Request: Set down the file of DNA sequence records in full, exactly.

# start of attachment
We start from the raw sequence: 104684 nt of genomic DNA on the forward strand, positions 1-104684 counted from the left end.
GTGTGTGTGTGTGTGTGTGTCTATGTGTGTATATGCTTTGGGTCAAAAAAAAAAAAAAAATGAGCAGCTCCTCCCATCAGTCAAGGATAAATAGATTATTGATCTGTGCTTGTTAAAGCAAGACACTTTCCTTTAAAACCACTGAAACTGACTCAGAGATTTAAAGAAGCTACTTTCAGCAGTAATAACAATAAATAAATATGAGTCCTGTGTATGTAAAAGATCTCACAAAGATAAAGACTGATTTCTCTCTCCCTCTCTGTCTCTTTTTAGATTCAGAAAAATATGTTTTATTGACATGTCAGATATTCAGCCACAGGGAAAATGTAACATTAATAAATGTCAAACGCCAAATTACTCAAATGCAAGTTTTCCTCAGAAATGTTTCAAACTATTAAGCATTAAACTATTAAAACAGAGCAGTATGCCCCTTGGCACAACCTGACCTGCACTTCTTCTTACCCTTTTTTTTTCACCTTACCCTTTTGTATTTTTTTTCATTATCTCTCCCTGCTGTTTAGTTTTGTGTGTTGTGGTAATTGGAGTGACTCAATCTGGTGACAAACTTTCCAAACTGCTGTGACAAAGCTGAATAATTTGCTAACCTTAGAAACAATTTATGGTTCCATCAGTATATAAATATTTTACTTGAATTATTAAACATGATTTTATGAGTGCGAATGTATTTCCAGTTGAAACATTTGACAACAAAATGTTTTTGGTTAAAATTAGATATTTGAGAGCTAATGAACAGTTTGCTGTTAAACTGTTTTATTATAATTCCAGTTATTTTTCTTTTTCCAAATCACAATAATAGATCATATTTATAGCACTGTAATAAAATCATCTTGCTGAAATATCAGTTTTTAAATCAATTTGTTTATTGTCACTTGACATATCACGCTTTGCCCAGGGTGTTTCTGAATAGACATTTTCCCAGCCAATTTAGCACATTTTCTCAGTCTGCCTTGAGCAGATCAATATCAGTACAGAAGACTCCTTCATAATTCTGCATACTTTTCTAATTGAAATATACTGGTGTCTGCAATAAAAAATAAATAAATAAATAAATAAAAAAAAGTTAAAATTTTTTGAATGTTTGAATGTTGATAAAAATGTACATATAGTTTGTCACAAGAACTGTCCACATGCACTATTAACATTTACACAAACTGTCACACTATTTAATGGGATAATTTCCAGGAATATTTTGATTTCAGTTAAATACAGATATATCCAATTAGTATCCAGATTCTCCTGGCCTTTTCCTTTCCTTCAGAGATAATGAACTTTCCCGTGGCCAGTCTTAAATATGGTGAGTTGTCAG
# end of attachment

We start from the raw sequence: 104684 nt of genomic DNA on the forward strand, positions 1-104684 counted from the left end.
GTGTGTGTGTGTGTGTGTGTCTATGTGTGTATATGCTTTGGGTCAAAAAAAAAAAAAAAATGAGCAGCTCCTCCCATCAGTCAAGGATAAATAGATTATTGATCTGTGCTTGTTAAAGCAAGACACTTTCCTTTAAAACCACTGAAACTGACTCAGAGATTTAAAGAAGCTACTTTCAGCAGTAATAACAATAAATAAATATGAGTCCTGTGTATGTAAAAGATCTCACAAAGATAAAGACTGATTTCTCTCTCCCTCTCTGTCTCTTTTTAGATTCAGAAAAATATGTTTTATTGACATGTCAGATATTCAGCCACAGGGAAAATGTAACATTAATAAATGTCAAACGCCAAATTACTCAAATGCAAGTTTTCCTCAGAAATGTTTCAAACTATTAAGCATTAAACTATTAAAACAGAGCAGTATGCCCCTTGGCACAACCTGACCTGCACTTCTTCTTACCCTTTTTTTTTCACCTTACCCTTTTGTATTTTTTTTCATTATCTCTCCCTGCTGTTTAGTTTTGTGTGTTGTGGTAATTGGAGTGACTCAATCTGGTGACAAACTTTCCAAACTGCTGTGACAAAGCTGAATAATTTGCTAACCTTAGAAACAATTTATGGTTCCATCAGTATATAAATATTTTACTTGAATTATTAAACATGATTTTATGAGTGCGAATGTATTTCCAGTTGAAACATTTGACAACAAAATGTTTTTGGTTAAAATTAGATATTTGAGAGCTAATGAACAGTTTGCTGTTAAACTGTTTTATTATAATTCCAGTTATTTTTCTTTTTCCAAATCACAATAATAGATCATATTTATAGCACTGTAATAAAATCATCTTGCTGAAATATCAGTTTTTAAATCAATTTGTTTATTGTCACTTGACATATCACGCTTTGCCCAGGGTGTTTCTGAATAGACATTTTCCCAGCCAATTTAGCACATTTTCTCAGTCTGCCTTGAGCAGATCAATATCAGTACAGAAGACTCCTTCATAATTCTGCATACTTTTCTAATTGAAATATACTGGTGTCTGCAATAAAAAATAAATAAATAAATAAATAAAAAAAAGTTAAAATTTTTTGAATGTTTGAATGTTGATAAAAATGTACATATAGTTTGTCACAAGAACTGTCCACATGCACTATTAACATTTACACAAACTGTCACACTATTTAATGGGATAATTTCCAGGAATATTTTGATTTCAGTTAAATACAGATATATCCAATTAGTATCCAGATTCTCCTGGCCTTTTCCTTTCCTTCAGAGATAATGAACTTTCCCGTGGCCAGTCTTAAATATGGTGAGTTGTCAG